“Just as the patrons of Stonewall were not intimidated by police, we will not be intimidated by the weaponization of the FBI and DoJ against President Trump or his home, Mar-A-Lago… …where (as we announced hours ago) we will be holding our annual gala later this year!” the group tweeted Monday after news of the search broke.

Reaction to the LCR tweet was swift ranging to from disgust as expressed by LGBTQ writer and radio host Rob Watson to outright anger as noted by former Advocate editor and LGBTQ journalist Matthew Breen.

The FBI’s action was described as unprecedented by legal experts and analysts, however the execution of the search warrant underscores the fact that U.S. Attorney General Merrick Garland will order investigations into criminal wrong doing to include the former president.

Trump and his Republican allies in Congress have dismissed the FBI search as politically motivated.

While a copy of the search warrant was delivered to Trump’s attorneys, little is known about the predicate probable cause found significant enough that a federal judge authorised the search. The affidavit which is the foundational document showing that a crime had been committed and that evidence would likely be found during the search provided to the judge to make that determination has not been made public.

A Justice Department source told the Blade that last January Trump had been found in possession of 15 boxes of materials at his Florida home, which he relinquished to staff from the National Archives amid concerns he may have violated the Presidential Records Act, (44 U.S.C. Chapter 22).

A certain portion of the paperwork that Trump had in his possession was classified which the Justice Department official noted is by itself criminal in nature.

In February, the National Archives asked the Justice Department to investigate Trump’s handling of White House records. The National Archives said some of the documents Trump turned over to them had been ripped up and taped back together CBS News noted.

It remains to be seen whether the search will lead to criminal charges against the former president or anyone in his immediate orbit, but former prosecutors noted there are serious penalties for violating public records laws the Hill reported Tuesday.

“Highly classified information is treated that way because of its extreme sensitivity. There is a whole range of material that is really a crown jewel, national security, high-consequence sequence. And if that’s what a person carried away rather than leaving it in the hands of the government and complying with the Presidential Records Act, that’s a gravely serious matter,” said John Barrett, a former federal prosecutor who worked for the independent counsel investigating the Iran-contra scandal and served in the DOJ inspector general’s office.

The former president had issued a lengthy statement Monday evening in which he called the raid an “attack by Radical Left Democrats who desperately don’t want me to run for President in 2024.”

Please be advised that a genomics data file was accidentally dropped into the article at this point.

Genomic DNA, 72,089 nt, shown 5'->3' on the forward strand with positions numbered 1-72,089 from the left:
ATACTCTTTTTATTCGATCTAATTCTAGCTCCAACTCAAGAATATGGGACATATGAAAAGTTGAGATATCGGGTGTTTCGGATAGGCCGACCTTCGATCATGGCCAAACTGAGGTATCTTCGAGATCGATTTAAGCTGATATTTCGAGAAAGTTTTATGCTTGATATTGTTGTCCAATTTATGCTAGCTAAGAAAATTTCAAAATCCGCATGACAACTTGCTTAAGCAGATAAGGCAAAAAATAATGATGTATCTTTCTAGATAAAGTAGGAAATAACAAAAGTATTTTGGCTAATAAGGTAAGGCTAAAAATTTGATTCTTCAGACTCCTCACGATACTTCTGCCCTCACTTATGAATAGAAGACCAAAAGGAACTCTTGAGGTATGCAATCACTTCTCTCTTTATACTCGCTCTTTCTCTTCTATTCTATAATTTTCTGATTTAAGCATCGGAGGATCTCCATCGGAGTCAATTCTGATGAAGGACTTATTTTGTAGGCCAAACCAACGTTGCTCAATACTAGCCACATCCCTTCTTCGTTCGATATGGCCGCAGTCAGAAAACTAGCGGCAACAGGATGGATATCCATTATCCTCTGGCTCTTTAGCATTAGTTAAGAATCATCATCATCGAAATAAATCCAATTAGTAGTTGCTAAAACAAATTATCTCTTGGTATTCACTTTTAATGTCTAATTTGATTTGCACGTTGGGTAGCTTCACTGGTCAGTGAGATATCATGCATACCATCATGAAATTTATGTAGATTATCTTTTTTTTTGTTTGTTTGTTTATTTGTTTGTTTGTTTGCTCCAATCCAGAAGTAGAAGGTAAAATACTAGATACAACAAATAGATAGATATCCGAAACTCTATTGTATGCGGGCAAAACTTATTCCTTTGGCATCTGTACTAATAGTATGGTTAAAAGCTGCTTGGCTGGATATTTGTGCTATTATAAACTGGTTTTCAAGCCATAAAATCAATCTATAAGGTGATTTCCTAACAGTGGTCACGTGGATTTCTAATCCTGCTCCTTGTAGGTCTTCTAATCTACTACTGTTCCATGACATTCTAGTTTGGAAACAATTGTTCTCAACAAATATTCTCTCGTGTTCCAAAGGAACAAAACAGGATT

The House GOP minority leader Kevin McCarthy promised retribution in a tweet should his party retake control of Congress in the Fall midterm elections:

The Justice Department and the FBI both declined to comment.

Former President Trump’s Mar-a-Lago Home Being Searched Causes Immediate Political Fallout:

Continue Reading

Los Angeles

LAPD: Body found on fire hanging in tree in Griffith Park likely a suicide

The person’s age, identity and gender have not yet been determined, but they are believed to be a person who frequents the park



Screenshot/YouTube KABC ABC 7 LA

LOS ANGELES – The body of an unidentified person deceased found hanging from a tree near the Griffith Park’s merry go round was likely a suicide a detective with the Los Angeles Police Department said Tuesday.

The body was discovered at around 12:30 p.m. on fire and hanging from a tree. Los Angeles City firefighters put the flames out and LAPD detectives investigated and found no signs of foul play, determining that most likely the cause of death was suicide.

“It appears to be self-immolation,” said LAPD detective Michael Ventura. “This is going to be somebody who brought some gasoline, brought some lighters. We have had, they are rare, but we do have cases where people will self-immolate. Or they choose to set themselves on fire.”

The person’s age, identity and gender have not yet been determined, but they are believed to be a person who frequents the park on a regular basis Ventura said.

Independent freelance journalist Vishal P. Singh, who was on scene tweeted about the incident:

KABC reported:

Editor’s note: If you or someone you know is struggling with suicidal thoughts or mental health matters, please call the National Suicide Prevention Lifeline at 800-273-8255 or dial 988

Continue Reading

Follow Us @LosAngelesBlade

Sign Up for Blade eBlasts